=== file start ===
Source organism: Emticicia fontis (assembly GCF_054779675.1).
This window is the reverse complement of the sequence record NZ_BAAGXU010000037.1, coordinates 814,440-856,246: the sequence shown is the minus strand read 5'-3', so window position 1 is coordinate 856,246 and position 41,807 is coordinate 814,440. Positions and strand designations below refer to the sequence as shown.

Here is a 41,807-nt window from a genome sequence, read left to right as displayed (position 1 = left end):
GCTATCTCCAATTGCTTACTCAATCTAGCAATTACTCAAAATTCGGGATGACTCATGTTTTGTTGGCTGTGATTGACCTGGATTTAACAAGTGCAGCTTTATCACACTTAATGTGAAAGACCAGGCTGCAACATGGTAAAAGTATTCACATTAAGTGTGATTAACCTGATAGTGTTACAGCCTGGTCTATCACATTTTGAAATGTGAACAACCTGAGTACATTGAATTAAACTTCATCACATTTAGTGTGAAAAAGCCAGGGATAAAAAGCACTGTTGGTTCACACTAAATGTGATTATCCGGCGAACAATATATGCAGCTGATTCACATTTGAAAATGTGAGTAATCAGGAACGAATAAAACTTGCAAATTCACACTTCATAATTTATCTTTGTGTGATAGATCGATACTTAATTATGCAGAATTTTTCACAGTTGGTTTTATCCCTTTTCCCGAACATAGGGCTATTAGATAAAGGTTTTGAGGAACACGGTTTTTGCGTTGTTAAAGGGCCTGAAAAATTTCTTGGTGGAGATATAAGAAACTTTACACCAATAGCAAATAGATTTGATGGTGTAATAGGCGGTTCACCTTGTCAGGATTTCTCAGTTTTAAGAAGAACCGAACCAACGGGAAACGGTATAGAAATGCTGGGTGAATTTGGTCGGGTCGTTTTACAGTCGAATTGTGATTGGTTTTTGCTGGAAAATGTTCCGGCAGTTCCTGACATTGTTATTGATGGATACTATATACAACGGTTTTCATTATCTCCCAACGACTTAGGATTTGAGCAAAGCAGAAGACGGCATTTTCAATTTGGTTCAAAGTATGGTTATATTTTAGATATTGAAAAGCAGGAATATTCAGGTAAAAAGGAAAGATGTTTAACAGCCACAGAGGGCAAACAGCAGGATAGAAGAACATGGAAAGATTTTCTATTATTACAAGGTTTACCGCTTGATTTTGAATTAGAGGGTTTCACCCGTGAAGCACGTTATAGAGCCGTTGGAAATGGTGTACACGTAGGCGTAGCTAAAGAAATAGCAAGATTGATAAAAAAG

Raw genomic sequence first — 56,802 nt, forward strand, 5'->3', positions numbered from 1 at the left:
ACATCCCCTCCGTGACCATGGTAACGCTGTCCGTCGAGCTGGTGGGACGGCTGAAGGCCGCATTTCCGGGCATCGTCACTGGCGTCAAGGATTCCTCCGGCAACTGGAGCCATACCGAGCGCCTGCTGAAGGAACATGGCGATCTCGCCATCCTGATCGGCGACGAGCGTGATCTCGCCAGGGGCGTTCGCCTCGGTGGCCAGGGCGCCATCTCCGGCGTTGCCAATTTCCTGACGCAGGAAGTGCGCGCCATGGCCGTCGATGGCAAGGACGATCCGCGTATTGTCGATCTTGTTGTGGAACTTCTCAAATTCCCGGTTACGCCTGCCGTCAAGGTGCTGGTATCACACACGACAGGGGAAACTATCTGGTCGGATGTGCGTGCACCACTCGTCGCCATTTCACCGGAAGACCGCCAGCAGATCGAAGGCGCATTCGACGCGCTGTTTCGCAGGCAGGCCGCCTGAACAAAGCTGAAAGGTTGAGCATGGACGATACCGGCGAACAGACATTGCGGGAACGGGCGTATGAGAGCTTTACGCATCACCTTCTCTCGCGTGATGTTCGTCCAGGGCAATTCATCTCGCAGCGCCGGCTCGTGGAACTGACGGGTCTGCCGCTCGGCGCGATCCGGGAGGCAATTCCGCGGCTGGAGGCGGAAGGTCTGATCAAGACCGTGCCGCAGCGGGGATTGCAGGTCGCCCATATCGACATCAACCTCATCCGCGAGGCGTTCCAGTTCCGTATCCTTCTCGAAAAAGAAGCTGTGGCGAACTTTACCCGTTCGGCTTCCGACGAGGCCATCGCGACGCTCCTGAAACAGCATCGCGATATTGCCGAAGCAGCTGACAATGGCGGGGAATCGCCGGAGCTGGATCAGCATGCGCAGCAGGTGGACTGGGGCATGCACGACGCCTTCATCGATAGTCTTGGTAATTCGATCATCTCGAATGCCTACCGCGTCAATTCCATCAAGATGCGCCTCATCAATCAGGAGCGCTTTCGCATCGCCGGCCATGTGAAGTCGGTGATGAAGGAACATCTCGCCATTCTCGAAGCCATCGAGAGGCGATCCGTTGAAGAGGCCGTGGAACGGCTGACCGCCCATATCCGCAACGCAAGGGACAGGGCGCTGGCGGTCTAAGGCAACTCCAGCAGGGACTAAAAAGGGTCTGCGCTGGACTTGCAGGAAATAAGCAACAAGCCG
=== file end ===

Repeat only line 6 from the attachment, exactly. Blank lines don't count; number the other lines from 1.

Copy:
ACATCCCCTCCGTGACCATGGTAACGCTGTCCGTCGAGCTGGTGGGACGGCTGAAGGCCGCATTTCCGGGCATCGTCACTGGCGTCAAGGATTCCTCCGGCAACTGGAGCCATACCGAGCGCCTGCTGAAGGAACATGGCGATCTCGCCATCCTGATCGGCGACGAGCGTGATCTCGCCAGGGGCGTTCGCCTCGGTGGCCAGGGCGCCATCTCCGGCGTTGCCAATTTCCTGACGCAGGAAGTGCGCGCCATGGCCGTCGATGGCAAGGACGATCCGCGTATTGTCGATCTTGTTGTGGAACTTCTCAAATTCCCGGTTACGCCTGCCGTCAAGGTGCTGGTATCACACACGACAGGGGAAACTATCTGGTCGGATGTGCGTGCACCACTCGTCGCCATTTCACCGGAAGACCGCCAGCAGATCGAAGGCGCATTCGACGCGCTGTTTCGCAGGCAGGCCGCCTGAACAAAGCTGAAAGGTTGAGCATGGACGATACCGGCGAACAGACATTGCGGGAACGGGCGTATGAGAGCTTTACGCATCACCTTCTCTCGCGTGATGTTCGTCCAGGGCAATTCATCTCGCAGCGCCGGCTCGTGGAACTGACGGGTCTGCCGCTCGGCGCGATCCGGGAGGCAATTCCGCGGCTGGAGGCGGAAGGTCTGATCAAGACCGTGCCGCAGCGGGGATTGCAGGTCGCCCATATCGACATCAACCTCATCCGCGAGGCGTTCCAGTTCCGTATCCTTCTCGAAAAAGAAGCTGTGGCGAACTTTACCCGTTCGGCTTCCGACGAGGCCATCGCGACGCTCCTGAAACAGCATCGCGATATTGCCGAAGCAGCTGACAATGGCGGGGAATCGCCGGAGCTGGATCAGCATGCGCAGCAGGTGGACTGGGGCATGCACGACGCCTTCATCGATAGTCTTGGTAATTCGATCATCTCGAATGCCTACCGCGTCAATTCCATCAAGATGCGCCTCATCAATCAGGAGCGCTTTCGCATCGCCGGCCATGTGAAGTCGGTGATGAAGGAACATCTCGCCATTCTCGAAGCCATCGAGAGGCGATCCGTTGAAGAGGCCGTGGAACGGCTGACCGCCCATATCCGCAACGCAAGGGACAGGGCGCTGGCGGTCTAAGGCAACTCCAGCAGGGACTAAAAAGGGTCTGCGCTGGACTTGCAGGAAATAAGCAACAAGCCG